If I hadn’t been so keen to make a contribution, it would have been easy to put it into the “too hard” basket.
How easy is it for an interested potential donor to make a contribution to your institution? Are all members of your institution—from the clinicians to the administrative assistants—aware of the process for accepting gratitude and making referrals to the foundation or development office? Making everyone in your organization aware of the appropriate steps to take will ensure that no potential donor is tempted to file his or her desire to make a contribution in the “too hard” basket.
Recently we interviewed a donor who told the story of wanting to make a contribution to the veterinary medicine college of a university as an expression of thanks for the devoted care they provided for a period of several years. “The idea of making a donation seemed like a total novelty to the staff and faculty at the clinic,” he says. He relates that he had to be quite persistent in his desire to show his appreciation. “They didn’t seem to know how to go about doing it. They would say, ‘Yes, I’ll look into it and get back you,’ but nothing would happen. A few weeks later, I’d ask again—‘Oh yes, sorry, I forgot all about that!’”
Eventually the donor just dropped off a check at the clinic. “The transaction was clunky,” he says. He made several contributions this way over a period of time. Eventually someone put him in touch with the development office.
Things took off from there. The development professional found that the donor, in addition to wanting to express gratitude, had a passion for supporting medical students. Working together, they were able to set up an endowed scholarship to support students as they worked toward becoming certified veterinarians.
I just feel that everyone at the clinic—whether they’re receptionists, nurses, or clinicians—should know what to do with someone who wishes to show their appreciation in a tangible way. They should be able to say, “Yes, this is the person you should get in touch with, or we will have this person from the foundation contact you.” I think that would make a big difference.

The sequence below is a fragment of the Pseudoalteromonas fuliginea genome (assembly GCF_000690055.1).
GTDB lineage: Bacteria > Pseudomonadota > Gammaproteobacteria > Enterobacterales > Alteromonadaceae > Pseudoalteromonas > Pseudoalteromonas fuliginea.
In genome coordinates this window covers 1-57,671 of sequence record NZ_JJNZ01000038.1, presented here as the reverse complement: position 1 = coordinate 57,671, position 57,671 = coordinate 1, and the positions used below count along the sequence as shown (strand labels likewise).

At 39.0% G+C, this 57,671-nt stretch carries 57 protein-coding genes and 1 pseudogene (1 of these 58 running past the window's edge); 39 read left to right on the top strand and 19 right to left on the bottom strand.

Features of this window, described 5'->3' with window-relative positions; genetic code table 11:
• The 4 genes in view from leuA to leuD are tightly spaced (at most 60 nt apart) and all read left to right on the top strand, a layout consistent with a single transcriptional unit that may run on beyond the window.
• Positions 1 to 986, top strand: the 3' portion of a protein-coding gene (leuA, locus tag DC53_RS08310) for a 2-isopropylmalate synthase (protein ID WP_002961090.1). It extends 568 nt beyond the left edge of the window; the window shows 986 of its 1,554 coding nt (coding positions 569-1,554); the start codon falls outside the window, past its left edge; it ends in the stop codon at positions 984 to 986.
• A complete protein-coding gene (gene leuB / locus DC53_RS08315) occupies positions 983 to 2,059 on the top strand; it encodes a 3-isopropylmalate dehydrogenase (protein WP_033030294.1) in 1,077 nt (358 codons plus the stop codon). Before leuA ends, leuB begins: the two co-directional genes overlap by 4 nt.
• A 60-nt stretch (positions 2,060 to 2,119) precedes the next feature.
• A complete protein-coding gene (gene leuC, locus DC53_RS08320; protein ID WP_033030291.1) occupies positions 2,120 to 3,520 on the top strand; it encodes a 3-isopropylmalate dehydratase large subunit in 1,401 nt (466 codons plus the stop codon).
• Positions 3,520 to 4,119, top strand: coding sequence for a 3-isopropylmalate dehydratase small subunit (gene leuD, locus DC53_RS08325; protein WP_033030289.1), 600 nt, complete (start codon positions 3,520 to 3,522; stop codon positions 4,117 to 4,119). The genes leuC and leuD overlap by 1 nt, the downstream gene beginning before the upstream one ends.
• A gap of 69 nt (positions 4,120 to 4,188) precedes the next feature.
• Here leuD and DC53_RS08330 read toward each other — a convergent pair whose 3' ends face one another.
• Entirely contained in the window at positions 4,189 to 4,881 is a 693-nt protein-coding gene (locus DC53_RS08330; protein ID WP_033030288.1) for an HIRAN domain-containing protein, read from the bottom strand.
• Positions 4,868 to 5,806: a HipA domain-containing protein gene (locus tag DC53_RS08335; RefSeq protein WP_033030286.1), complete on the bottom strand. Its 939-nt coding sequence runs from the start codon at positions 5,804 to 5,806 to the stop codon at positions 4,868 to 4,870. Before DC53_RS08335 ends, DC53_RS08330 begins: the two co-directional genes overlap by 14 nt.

Failing to educate faculty, staff, and clinicians on the role of the development office in working with donors ultimately denies donors of available joy, and the institution can lose out on a valuable philanthropic partnership. The institution also loses out on the example that donor can set for others. As this donor states, “Going that extra mile might help inspire other people to do the same as I’ve done.”
Ask and Act:
- Are all members of your institution aware of the role the development office plays? Do they know the names and contact information for the development professionals who work with their department?
- Do all members of your institution know the process for accepting gratitude? Do they know the process for making a referral?
- Can your donor’s example inspire others? How can you capture that story and share it with others?
Click on the links below to access information about our public workshops that will help strengthen the culture of philanthropy at your organization.